Moving Object Detection Package

Jean-Marc Petit, Matt Holman
Hans Scholl, JJ Kavelaars, Brett Gladman

  • Download the detection package now

    This package is describe in the following paper:
  • A highly automated moving object detection package
  • README file from the package:
    README file for the Moving Object Detection package.

    This packacge is available under the Gnu Public License, without guarantee or support.

    The package can be retrieved from ""

    This package has been tested on several Linux distributions including RedHat 7.0, 7.2, 8.0 and 9.0. It ought to work on most recent distributions of Linux. It has also been tested some times ago on SunOS.

    Content of the package:

    +-- clean-dist: a small script to clean up the distribution
    +-- install_all: the installation scrip
    +-- jmp/: the Wavelet path directory
    +-- pipematt/: the S-Extractor path directory
    +-- README: this very file

    How to install:

    1: retrieve the package "detect-pack-yyyymmdd.tgz" where yyyy stand for the year, mm for the month and dd for the day of the release. Put the file in the installation directory .

    2: untar the file in the installation directory:

    ...$ tar xzf detect-pack-yyyymmdd.tgz


    ...$ gzcat detect-pack-yyyymmdd.tgz | tar xf -

    This will create a directory called "detect-pack" under .

    3: Run the install script "install_all"

    ...$ cd detect-pack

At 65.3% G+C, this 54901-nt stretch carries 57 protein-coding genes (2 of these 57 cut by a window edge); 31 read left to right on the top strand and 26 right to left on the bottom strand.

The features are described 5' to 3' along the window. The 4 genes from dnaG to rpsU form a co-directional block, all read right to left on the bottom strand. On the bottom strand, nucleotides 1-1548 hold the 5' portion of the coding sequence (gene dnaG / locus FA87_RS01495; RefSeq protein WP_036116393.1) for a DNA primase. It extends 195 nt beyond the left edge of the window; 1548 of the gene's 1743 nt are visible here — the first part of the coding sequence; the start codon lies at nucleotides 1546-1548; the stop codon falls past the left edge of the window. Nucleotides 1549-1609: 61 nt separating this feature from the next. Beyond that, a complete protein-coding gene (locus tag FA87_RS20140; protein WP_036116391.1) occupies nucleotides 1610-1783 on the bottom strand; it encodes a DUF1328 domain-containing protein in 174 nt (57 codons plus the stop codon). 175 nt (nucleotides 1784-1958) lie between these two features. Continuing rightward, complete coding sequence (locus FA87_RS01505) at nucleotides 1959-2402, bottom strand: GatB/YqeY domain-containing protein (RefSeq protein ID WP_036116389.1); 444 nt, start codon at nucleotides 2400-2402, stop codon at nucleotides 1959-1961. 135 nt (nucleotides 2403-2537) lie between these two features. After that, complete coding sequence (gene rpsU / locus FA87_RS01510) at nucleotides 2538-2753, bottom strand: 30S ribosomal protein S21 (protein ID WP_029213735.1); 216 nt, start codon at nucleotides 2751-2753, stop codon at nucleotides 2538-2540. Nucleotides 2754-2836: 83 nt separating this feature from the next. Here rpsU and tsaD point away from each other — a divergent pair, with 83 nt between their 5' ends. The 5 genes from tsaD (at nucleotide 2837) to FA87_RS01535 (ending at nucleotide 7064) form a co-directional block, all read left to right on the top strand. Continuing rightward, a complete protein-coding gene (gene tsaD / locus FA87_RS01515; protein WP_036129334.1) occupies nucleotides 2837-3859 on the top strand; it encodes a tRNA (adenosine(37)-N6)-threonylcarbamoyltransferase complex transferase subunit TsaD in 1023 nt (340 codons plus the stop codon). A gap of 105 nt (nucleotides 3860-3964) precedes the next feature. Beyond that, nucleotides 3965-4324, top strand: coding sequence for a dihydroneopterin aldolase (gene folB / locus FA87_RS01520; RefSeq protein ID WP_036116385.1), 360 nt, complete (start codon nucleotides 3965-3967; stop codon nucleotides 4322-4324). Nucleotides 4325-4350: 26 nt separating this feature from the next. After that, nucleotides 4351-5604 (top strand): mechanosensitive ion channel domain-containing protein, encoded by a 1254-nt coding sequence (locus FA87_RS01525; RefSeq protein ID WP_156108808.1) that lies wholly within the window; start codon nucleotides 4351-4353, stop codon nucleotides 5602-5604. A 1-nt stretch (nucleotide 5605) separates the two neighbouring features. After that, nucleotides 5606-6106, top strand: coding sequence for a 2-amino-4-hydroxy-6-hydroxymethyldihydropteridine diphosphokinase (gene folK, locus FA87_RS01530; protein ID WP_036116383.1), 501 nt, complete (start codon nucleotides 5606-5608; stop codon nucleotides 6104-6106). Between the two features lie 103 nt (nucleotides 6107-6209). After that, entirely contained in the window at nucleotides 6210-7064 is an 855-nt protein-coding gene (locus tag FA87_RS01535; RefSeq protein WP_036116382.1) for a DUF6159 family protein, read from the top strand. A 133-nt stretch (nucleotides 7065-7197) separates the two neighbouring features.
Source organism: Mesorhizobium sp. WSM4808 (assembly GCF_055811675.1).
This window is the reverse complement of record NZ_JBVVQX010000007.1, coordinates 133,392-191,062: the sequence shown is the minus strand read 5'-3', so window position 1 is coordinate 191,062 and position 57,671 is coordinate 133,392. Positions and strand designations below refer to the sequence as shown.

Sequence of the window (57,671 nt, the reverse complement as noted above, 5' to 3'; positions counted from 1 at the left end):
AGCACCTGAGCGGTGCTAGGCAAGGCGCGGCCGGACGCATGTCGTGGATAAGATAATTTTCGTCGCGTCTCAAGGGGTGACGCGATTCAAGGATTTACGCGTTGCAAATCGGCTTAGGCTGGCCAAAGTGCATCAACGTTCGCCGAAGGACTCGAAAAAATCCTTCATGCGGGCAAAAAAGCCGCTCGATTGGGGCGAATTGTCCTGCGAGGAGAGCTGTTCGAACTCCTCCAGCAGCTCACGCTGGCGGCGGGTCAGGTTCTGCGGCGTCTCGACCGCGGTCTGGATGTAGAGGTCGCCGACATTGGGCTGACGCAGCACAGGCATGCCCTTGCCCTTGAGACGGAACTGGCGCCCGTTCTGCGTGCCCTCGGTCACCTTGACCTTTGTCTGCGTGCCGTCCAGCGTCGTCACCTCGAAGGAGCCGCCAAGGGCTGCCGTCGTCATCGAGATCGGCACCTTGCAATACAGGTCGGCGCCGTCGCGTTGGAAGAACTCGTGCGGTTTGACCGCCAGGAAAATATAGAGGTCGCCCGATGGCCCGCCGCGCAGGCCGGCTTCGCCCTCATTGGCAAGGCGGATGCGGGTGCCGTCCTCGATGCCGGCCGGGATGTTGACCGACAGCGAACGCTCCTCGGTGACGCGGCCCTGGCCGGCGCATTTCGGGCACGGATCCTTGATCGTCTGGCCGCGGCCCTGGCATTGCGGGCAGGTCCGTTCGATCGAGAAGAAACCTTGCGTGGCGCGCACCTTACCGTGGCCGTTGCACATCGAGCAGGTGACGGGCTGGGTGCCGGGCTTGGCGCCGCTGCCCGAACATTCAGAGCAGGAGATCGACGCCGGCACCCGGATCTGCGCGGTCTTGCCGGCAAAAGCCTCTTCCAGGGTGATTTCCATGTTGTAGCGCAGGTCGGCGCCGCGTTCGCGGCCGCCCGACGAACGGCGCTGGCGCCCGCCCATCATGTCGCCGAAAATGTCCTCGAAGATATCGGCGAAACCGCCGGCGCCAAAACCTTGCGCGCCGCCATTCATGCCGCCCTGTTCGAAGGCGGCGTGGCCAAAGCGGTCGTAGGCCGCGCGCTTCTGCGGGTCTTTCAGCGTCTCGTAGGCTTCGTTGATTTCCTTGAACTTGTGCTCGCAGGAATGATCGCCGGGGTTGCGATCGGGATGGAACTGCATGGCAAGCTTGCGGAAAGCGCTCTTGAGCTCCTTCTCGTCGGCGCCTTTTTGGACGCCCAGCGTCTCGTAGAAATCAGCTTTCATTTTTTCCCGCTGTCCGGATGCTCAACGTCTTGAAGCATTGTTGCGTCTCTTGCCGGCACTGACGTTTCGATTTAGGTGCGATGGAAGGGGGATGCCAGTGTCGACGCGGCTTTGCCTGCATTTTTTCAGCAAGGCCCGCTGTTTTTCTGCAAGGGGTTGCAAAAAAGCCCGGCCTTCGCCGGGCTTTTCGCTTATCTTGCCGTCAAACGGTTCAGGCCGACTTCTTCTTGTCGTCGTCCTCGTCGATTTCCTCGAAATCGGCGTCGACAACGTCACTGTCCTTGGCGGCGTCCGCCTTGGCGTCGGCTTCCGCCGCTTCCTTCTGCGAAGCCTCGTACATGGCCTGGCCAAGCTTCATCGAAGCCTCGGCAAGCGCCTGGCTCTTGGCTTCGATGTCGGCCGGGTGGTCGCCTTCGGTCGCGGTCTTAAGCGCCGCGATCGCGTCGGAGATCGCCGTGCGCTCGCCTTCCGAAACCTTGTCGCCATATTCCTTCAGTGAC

...$ ./install_all [-p |--prefix ]

    where is the directory where the package will be installed. Usually, this is "." or /detect-pack

    4: Add some directories to the PATH and LD_LIBRARY_PATH environment variables:

    ...$ PATH=${PATH}:/bin/LINUX:/bin
    ...$ export PATH LD_LIBRARY_PATH

    Be sure to respect the order of directory in PATH.

    At this point, you should have a working detection package.
    How to run the detection package:

    This package assumes that there exists a directory tree structure that contains the 3 images of a same field in each directory. This structure is listed in a file using the script "". This script assumes a directory tree structure like

    < field-name >/< chip-name=c??|chip??|im?? >
    But this can easily adapted to your personnal needs.

    This creates a file named "directory" (not a good choice obviously) in the current directory.

    Using this directory list, one runs "" to find the correct fits images and determine the FWHM of each image, producing a file called "proc-these-file" in each directory and a list of directories to process, "find.input" in the current directory.

    ...$ [-d < dir >] [-p < prefix >] [-s < suffix >] [-f < seeing >] [-h|-?]

    < dir > is the directory where the file "directory" is located.
    < prefix > and < suffix > are the prefix and suffix of the image names: "${prefix}*${suffix}.fits"
    is the default FHWM of the images.
    -h or -? give a very limited help.

    Now you can run the "" script that will run the detection pipeline on each field.

    ...$ [-d < dir >] [-rn < min_rate >] [-rx < max_rate >] [-ang < angle >] [-aw < openning angle >] [-h|-?]

    < dir > is the directory where the file "find.input" is located.
    < min_rate > is the minimum rate of motion for searching.
    < max_rate > is the maximum rate of motion for searching.
    < angle > is the mean direction of motion, expressed in degrees, anticlockwise, from the right horizontal direction.
    < openning angle > is the openning angle about the mean direction for searching.
    -h or -? give a very limited help.

    For each directory where things go right, the script write its name in the file "processed" in the directory < dir >, and touches a file "processed" in the field/chip directory.

    The result of the S-Extractor path is given in "< image1 >.moving.matt", the result of the Wavelet path is in "< image1 >", and the combination of both is in "< image1 >.cands.comb".


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